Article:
Now wash your hands

In the midst of the ongoing Covid-19 crisis, we can all be forgiven for thinking that Government advice to protect your business and family can be distilled into those four words. Yet for most environments that is the best first line defence against becoming infected or spreading the virus.

SMEs will be facing some unprecedented challenges over the next few months. As an owner or leader of a business you will need to consider every aspect of “how we do business” in order to make sure that not only your business survives but also your employees are safe.

The Government is publishing much material on how nationally we as a nation are managing the Covid-19 crisis. If you are an SME owner, manager or investor, here are a few factors to consider as you assess your business readiness for Covid-19.

Protecting employees – employers have a duty of care towards their employees. It is your responsibility to provide advice and guidance on safe working practices which includes hygiene. Take a fresh look at your cleaning schedule and start sanitizing everything that has a high touch usage: door handles, handrails, common kitchen, hot desks. Involve your employees in drawing up the policies and they will help you implement them.

Turn off the taps – the life blood of any business is cash. Take a long hard look at your regular and discretionary expenditure. Ask every time is this spend really necessary now? Make sure those who owe you money are paying up on time (not easy when you are the little guy selling stuff to a large corporate).

Manage the bank – make sure you keep your lending partner up to date with the challenges facing your business. A well constructed forward looking monthly report focusing on the key KPIs: sales, orders, cash, debts and profit will help any difficult discussion you may face. Management should be thinking about actions they can take to mitigate shortfalls and pinch points in the short-term cash flow.

Re-evaluate how you do business – can your sales people travel or take meetings with customers? Encourage as much contact as possible via email or video conferencing (hint turn off the camera, no one wants to see your bedroom!). For some businesses this can be a time to completely refresh the sales pitch. When you can no longer deliver it 1-2-1, the presentation pack has to close the deal.

Supply chain disruption – where do your material inputs come from? Do you have a map of where stuff you rely on is made and how it is shipped to you? Large multi-nationals supplying key components may have multiple facilities, but all can be quickly stopped for several weeks with shortage of a key component (supply shortages of specialist electronic components stopped many industries in the aftermath of 2011 Tsunami and flooding in Bangkok). Today some 60% of the world’s passive electronic devices are made in China. These facilities are still coming back online due to the displacement of workers. You will be amazed in the weeks ahead how much product needs these components.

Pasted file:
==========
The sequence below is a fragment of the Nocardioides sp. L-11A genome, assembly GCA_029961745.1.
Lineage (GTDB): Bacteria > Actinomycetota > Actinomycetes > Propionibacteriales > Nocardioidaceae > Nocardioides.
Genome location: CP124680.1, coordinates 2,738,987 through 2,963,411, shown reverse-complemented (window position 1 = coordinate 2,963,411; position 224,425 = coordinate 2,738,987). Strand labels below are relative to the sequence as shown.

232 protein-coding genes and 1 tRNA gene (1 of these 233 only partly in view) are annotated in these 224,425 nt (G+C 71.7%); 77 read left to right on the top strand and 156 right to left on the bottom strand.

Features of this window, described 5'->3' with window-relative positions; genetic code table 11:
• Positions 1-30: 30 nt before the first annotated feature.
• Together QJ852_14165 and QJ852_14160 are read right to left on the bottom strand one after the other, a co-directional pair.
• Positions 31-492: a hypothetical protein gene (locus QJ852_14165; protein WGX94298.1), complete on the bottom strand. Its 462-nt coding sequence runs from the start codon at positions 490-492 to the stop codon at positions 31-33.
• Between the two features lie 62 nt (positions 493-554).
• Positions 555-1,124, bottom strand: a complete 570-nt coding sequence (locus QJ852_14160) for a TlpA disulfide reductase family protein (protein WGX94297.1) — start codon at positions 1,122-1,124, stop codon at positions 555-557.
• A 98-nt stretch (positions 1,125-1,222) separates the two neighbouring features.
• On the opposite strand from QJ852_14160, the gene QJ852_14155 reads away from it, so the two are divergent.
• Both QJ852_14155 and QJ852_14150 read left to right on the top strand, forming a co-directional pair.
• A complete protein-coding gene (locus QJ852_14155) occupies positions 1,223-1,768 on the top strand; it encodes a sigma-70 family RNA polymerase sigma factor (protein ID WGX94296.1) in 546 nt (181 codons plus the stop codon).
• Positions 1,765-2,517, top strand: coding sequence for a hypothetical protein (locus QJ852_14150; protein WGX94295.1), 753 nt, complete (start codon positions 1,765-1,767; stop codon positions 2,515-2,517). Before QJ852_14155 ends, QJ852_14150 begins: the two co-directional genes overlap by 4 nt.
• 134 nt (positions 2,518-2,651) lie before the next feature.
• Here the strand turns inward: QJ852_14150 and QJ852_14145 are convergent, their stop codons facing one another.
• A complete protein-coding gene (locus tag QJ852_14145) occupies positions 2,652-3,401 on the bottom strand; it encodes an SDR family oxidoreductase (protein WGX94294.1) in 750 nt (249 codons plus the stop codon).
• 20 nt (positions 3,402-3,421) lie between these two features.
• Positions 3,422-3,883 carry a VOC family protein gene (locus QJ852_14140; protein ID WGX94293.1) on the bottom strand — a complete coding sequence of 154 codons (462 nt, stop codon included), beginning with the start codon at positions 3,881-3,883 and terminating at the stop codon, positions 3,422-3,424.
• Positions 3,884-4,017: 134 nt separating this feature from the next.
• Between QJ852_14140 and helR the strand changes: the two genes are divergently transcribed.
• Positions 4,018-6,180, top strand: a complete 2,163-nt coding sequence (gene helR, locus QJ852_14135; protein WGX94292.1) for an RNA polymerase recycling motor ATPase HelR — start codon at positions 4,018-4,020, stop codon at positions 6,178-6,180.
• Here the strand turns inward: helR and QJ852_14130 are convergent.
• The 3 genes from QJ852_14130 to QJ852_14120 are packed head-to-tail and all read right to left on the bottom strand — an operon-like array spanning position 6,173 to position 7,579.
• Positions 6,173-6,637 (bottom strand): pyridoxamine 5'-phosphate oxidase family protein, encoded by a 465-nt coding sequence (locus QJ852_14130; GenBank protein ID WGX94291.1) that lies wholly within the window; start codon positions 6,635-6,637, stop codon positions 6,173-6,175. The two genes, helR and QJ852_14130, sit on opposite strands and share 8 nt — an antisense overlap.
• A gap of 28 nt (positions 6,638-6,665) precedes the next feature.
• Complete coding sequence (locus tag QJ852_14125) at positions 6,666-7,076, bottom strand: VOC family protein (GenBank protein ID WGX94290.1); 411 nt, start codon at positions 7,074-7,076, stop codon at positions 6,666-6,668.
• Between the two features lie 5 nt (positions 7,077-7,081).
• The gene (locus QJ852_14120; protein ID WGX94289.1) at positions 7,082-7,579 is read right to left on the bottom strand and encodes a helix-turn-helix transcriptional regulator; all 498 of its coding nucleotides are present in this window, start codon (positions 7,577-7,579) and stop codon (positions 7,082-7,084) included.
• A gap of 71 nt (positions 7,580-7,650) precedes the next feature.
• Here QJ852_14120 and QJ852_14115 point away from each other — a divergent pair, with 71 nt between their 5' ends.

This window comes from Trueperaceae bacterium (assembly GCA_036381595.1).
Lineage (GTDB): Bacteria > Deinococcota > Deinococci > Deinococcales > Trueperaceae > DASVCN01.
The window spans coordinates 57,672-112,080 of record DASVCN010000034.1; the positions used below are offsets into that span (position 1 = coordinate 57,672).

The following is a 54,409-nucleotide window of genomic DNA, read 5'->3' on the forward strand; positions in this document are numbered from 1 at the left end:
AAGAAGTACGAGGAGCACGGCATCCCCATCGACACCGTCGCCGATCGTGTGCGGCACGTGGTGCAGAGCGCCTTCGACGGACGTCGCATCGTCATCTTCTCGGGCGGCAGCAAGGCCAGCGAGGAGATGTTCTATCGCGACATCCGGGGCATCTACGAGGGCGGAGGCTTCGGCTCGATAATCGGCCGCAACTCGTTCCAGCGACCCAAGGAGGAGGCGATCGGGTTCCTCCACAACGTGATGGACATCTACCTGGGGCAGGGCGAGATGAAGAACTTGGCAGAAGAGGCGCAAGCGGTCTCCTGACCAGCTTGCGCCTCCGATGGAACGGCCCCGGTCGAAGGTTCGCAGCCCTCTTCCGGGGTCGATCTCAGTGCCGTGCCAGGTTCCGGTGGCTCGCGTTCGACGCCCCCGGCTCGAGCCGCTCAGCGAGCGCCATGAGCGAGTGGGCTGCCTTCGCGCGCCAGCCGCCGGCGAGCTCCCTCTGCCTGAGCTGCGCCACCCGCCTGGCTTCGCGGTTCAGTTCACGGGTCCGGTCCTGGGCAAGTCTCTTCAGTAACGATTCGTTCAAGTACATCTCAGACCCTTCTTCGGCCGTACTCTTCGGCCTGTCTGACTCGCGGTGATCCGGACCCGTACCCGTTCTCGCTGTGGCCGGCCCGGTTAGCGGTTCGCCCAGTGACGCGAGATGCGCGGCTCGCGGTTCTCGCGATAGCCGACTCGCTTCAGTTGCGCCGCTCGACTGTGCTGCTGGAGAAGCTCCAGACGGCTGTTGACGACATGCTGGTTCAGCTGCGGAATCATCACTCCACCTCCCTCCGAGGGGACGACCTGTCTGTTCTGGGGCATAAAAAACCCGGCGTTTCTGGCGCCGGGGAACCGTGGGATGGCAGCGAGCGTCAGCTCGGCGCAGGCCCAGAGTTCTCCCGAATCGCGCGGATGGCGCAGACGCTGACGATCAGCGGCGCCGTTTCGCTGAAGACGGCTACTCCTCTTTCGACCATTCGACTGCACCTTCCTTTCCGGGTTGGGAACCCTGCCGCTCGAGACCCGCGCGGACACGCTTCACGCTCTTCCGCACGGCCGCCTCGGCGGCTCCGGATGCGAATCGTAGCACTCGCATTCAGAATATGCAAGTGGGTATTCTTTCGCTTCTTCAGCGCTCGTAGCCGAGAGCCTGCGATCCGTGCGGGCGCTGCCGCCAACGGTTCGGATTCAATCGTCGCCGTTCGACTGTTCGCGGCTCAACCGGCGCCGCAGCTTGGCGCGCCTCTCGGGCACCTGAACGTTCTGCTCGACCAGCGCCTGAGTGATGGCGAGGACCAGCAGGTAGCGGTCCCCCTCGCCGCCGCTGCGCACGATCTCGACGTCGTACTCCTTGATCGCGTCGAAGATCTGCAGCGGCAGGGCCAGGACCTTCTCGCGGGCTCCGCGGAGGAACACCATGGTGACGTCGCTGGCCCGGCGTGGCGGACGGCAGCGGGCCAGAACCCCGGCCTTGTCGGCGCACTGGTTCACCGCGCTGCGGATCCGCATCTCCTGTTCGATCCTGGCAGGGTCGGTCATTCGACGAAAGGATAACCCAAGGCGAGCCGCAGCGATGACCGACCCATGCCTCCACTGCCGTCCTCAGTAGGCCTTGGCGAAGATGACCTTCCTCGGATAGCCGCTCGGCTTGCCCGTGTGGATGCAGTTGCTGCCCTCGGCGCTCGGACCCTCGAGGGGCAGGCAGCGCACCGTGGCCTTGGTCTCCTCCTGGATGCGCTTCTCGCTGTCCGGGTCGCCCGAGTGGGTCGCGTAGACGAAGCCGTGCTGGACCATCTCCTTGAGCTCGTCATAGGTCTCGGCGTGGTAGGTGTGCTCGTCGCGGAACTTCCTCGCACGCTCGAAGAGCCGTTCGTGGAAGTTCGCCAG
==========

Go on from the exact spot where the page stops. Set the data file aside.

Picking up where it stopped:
Local supplier disruption – have you considered the financial viability of your local support and maintenance local suppliers? This group is usually under-capitalised and reliant on short term asset finance or bank overdraft facilities. It may not take much of a downturn for the cash coming in to be substantially less than the cash going out (wages, rates, crown debt, insurance, premises rent etc). Whilst lenders will approach such challenges sensitively, covenants may be breeched and what might have been considered a well-managed “sound” local supplier may be tipped into administration. (The cash flow strain of paying sick pay is somewhat alleviated by Budget announcement to refund 14 days sick pay to SMEs employing <250 people).

Labour shortage – the UK Government has announced that anyone with a cold or cough or flu like symptom should self-isolate for a minimum of 7 days. The ill party automatically qualifies for sick pay without the normal procedural requirement of certification from a Doctor. Schools may also close for an extended period.  Clearly such events will impact business through absence of employees who are “ill” and employees who have to take time off to care for children no longer able to attend school or to care for other family members. Can you run your business with >25% of your employees off sick? Home working is an option but that depends on context – good broadband, a home workspace, an IT device compatible with your systems and the nature of your business.  

Customer volume disruption – what about your customers? If you are a retail business can you survive if people just stop going out? Can you pivot your face to face business to an online business? And if you are in a supply chain, whatever tier level, you will be at risk of the OEM at the top abruptly halting production through shortages of parts or people. Your future may well depend on how long the stop or period of reduced working lasts. Global car OEMs faced plant disruptions of 6 – 12 weeks some two months after the 2011 Tsunami.  Consider how you “right size” your business for a prolonged period of reduced demand. Remember you will need to retain key skillsets for when “normality” returns.

Beware scammers and snake oil salesmen – when people come under work pressure, and this period will be extremely challenging, they generally think less clearly. Scammers will take advantage of your vulnerability. Make sure all your employees think twice about every email requesting payments or offering to help. Remind everyone of the cyber security basics.

Keep your eyes open – downturns ironically can be good times to pick up business as competitors get into difficulties, perhaps fall into administration or become acquisition targets. Buying a competitor might give you the scale to survive and best position your business for an upturn when normality returns.